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Detention and questioning of a Bahai girl in Tabriz

HRANA, December 6, 2014.

On December 4, unidentified individuals claiming to represent the “Basij” voluntary militia forced a 19-year-old Bahai girl, Ilka Mithaqi (الکا میثاقی) to get into a car, on a street in Tabriz, and took her for a ride around the streets lasting several hours, during which they questioned her. She was then released, in another part of the city. Ms. Mithaqi has previously been harassed by agents from other government agencies. An informed source said that this is the first time that a Bahai in Tabriz has been abducted and interrogated in this irregular fashion.
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Fardin Aghsani begins 3-year sentence

Campaign to stop harassment of Bahais (facebook), December 4, 2014.

Fardin Aghsani (فردین اغصانی), a Bahai from Urumiyyeh (Urmia) who was taken prisoner during the Iran-Iraq war, and held in Iraq for two and a half years, reported to the central prison in Urumiyyeh today to begin serving a 3-year sentence. His wife Farahnaz Moqadam (فرحناز مقدم), who has also been sentenced to three years in prison, is expected to begin her sentence in the next few days. The couple were among seven Bahais in Urumiyyeh who, in July this year, were given sentences ranging from six months to six years for teaching the Bahai Faith and propaganda against the Islamic Republic through hosting regular teaching classes in their homes, teaching minors and attracting Muslims. They were also charged with assembly and collusion in the form of membership of a Bahai Assembly, and having links to the Universal House of Justice (the elected body that heads the international Bahai community).
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Friday Prayer Leader in Rafsanjan proposes expelling all Bahais

FARS news agency, December 2, 2914.

In a December 2 meeting with provincial officials, the Friday Prayer leader of Rafsanjan, Hojjat-al-Islam Abbas Ramadanipour (حجت‌الاسلام عباس رمضانی‌پور) said that there were a number of “sects” in the province, and because people were ignorant they were able to live and work among ordinary people, without being recognized. He said that a number of Jews were also working in the city bazaar, but the difference between them and the Bahais was, that the Bahais are “unclean.” After outlining the history of the Shaykhi, Babi and Bahai religions, and claiming that the latter had Russian support, he repeated that the Bahais are “unclean” and business dealings with them are religiously forbidden (haram), and said “this sect has established many activities and programmes in our city, and the people’s legitimate demand that they should not be in the city should be implemented.”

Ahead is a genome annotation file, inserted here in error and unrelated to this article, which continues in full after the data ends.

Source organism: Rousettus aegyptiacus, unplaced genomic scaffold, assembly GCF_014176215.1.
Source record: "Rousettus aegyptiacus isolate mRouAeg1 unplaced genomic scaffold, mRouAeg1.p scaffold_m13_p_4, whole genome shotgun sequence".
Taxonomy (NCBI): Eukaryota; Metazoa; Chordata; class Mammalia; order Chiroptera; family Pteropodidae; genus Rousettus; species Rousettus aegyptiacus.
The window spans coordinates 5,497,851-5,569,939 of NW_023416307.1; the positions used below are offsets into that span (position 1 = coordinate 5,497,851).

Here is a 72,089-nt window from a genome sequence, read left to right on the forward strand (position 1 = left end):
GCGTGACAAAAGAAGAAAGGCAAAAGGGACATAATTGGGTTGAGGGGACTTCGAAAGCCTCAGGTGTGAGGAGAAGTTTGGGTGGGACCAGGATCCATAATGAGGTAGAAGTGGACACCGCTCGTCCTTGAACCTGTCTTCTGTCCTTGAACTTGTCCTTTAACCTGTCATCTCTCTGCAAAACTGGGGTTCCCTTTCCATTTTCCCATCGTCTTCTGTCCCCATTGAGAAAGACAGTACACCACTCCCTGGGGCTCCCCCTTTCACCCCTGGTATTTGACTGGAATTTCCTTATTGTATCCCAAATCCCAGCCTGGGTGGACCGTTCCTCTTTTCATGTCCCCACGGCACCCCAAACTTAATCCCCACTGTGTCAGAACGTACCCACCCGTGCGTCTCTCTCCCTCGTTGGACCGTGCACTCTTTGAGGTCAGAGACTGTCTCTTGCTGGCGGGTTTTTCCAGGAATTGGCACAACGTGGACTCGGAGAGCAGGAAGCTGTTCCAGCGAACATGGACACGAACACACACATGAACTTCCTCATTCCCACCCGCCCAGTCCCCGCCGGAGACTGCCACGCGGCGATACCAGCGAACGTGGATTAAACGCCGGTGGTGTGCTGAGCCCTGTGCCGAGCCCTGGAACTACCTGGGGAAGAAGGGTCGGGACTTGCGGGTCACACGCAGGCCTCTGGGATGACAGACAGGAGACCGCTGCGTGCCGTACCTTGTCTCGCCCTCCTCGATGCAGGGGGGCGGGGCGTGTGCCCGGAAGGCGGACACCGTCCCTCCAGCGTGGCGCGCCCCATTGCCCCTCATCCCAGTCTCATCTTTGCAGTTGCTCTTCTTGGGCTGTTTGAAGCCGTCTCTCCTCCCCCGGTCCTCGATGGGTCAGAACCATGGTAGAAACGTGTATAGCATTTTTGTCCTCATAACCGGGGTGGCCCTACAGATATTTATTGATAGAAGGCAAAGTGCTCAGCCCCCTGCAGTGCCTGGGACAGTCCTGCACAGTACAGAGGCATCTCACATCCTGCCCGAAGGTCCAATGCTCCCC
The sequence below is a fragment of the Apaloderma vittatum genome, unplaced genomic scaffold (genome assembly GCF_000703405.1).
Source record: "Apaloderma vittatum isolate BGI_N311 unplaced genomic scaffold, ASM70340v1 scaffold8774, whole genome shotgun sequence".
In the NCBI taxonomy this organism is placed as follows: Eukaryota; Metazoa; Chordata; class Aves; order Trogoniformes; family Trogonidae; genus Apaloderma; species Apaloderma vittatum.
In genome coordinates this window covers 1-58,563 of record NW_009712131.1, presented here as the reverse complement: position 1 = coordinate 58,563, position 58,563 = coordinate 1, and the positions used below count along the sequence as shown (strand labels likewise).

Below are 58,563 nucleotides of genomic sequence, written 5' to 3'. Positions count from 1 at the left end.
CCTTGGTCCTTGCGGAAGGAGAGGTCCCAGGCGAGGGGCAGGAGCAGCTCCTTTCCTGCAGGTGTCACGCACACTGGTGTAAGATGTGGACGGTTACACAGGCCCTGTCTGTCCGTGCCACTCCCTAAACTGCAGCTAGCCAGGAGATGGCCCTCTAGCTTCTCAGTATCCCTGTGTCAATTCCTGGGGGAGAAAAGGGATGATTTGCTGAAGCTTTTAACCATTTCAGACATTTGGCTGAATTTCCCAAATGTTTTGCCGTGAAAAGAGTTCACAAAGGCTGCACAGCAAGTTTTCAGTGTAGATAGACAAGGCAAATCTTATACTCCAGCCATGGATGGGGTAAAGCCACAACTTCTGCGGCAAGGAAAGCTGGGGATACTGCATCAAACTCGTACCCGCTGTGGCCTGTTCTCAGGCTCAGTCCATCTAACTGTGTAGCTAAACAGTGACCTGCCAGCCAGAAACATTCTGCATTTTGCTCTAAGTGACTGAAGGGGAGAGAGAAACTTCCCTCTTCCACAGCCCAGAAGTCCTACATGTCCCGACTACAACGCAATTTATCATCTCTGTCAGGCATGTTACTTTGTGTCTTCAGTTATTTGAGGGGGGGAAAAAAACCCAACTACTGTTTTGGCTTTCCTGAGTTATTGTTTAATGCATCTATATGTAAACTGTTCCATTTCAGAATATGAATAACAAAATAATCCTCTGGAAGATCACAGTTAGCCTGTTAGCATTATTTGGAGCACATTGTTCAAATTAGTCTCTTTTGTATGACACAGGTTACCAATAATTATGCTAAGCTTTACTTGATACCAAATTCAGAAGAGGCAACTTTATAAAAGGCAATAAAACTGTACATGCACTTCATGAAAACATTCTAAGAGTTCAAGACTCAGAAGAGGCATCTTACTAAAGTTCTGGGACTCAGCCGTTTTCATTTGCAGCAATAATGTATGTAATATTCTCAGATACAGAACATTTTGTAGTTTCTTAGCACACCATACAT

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Adib Sho`a`i begins a 6-month sentence in Mashhad

HRANA, November 30, 2014.

Adib Sho`a`i has reported to Vakil Abad prison in Mashhad to begin serving his six-month sentence. He was arrested in his home on October 9, 2012, and released on bail on November 11 that year. He is one of four Bahais arrested at that time in Mashhad, who were charged with membership of the Bahai organisation, participation in illegal Bahai activities, and propaganda in favour of the Bahais and against the regime of the Islamic Republic. He was at first sentenced to 18 months in prison but in February 2014 this was reduced to 6 months by the review court.
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Soheila Aqdasi and Noushin Mithaqi begin 6-month sentences

HRANA, December 1, 2014.

On November 30th, agents from the Ministry of Intelligence arrested Noushin Mithaqi (نوشین میثاقی) and Soheila Aqdasi (سهیلا اقدسی), Bahai women living in Urumiyyeh (Urmia), in Iran’s Azerbaijan province, and took them to Urumiyyeh prison to begin their 6-month sentences. Ms. Mithaqi’s name has also been reported as Noushin Aqdasi (نوشین اقدسی). They were accused of “propaganda against the regime.” Not long ago they received telephone calls saying they should report to the prison, but did not do so as no official summons followed. They are among seven Bahais in Urumiyyeh who were sentenced early in July this year to terms ranging from six months to six years, on charges that included teaching the Bahai Faith, propaganda against the Islamic Republic, hosting teaching classes in their homes, teaching minors, attracting Muslims, membership of a Bahai Assembly, and having links to the Universal House of Justice (the elected body that heads the international Bahai community).